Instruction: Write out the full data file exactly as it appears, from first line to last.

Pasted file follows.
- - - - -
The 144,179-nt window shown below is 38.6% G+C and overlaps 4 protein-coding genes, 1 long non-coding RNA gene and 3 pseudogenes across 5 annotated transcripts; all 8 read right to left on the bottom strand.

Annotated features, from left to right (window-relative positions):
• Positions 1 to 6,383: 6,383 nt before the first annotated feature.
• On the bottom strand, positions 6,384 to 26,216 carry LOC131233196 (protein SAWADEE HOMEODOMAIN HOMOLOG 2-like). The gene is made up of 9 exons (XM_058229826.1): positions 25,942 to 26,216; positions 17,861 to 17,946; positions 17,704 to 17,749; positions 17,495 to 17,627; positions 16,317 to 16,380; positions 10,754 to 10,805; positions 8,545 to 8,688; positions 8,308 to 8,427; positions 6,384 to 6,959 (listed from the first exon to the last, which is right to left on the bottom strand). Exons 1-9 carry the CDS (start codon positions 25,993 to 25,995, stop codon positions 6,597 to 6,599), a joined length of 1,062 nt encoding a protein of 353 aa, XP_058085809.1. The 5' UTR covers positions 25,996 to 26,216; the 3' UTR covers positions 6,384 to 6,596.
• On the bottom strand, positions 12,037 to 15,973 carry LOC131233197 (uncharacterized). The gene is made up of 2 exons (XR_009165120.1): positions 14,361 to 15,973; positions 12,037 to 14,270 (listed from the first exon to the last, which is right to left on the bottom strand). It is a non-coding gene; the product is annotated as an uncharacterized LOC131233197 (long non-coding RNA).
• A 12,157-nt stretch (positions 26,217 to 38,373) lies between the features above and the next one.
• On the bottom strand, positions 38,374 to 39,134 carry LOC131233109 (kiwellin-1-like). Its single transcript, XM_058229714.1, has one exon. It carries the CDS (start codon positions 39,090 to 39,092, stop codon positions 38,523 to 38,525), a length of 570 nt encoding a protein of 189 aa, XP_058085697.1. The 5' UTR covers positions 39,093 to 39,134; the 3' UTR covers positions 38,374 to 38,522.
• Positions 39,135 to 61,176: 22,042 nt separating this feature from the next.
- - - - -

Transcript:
The 144,179-nt window shown below is 38.6% G+C and overlaps 4 protein-coding genes, 1 long non-coding RNA gene and 3 pseudogenes across 5 annotated transcripts; all 8 read right to left on the bottom strand.

Annotated features, from left to right (window-relative positions):
• Positions 1 to 6,383: 6,383 nt before the first annotated feature.
• On the bottom strand, positions 6,384 to 26,216 carry LOC131233196 (protein SAWADEE HOMEODOMAIN HOMOLOG 2-like). The gene is made up of 9 exons (XM_058229826.1): positions 25,942 to 26,216; positions 17,861 to 17,946; positions 17,704 to 17,749; positions 17,495 to 17,627; positions 16,317 to 16,380; positions 10,754 to 10,805; positions 8,545 to 8,688; positions 8,308 to 8,427; positions 6,384 to 6,959 (listed from the first exon to the last, which is right to left on the bottom strand). Exons 1-9 carry the CDS (start codon positions 25,993 to 25,995, stop codon positions 6,597 to 6,599), a joined length of 1,062 nt encoding a protein of 353 aa, XP_058085809.1. The 5' UTR covers positions 25,996 to 26,216; the 3' UTR covers positions 6,384 to 6,596.
• On the bottom strand, positions 12,037 to 15,973 carry LOC131233197 (uncharacterized). The gene is made up of 2 exons (XR_009165120.1): positions 14,361 to 15,973; positions 12,037 to 14,270 (listed from the first exon to the last, which is right to left on the bottom strand). It is a non-coding gene; the product is annotated as an uncharacterized LOC131233197 (long non-coding RNA).
• A 12,157-nt stretch (positions 26,217 to 38,373) lies between the features above and the next one.
• On the bottom strand, positions 38,374 to 39,134 carry LOC131233109 (kiwellin-1-like). Its single transcript, XM_058229714.1, has one exon. It carries the CDS (start codon positions 39,090 to 39,092, stop codon positions 38,523 to 38,525), a length of 570 nt encoding a protein of 189 aa, XP_058085697.1. The 5' UTR covers positions 39,093 to 39,134; the 3' UTR covers positions 38,374 to 38,522.
• Positions 39,135 to 61,176: 22,042 nt separating this feature from the next.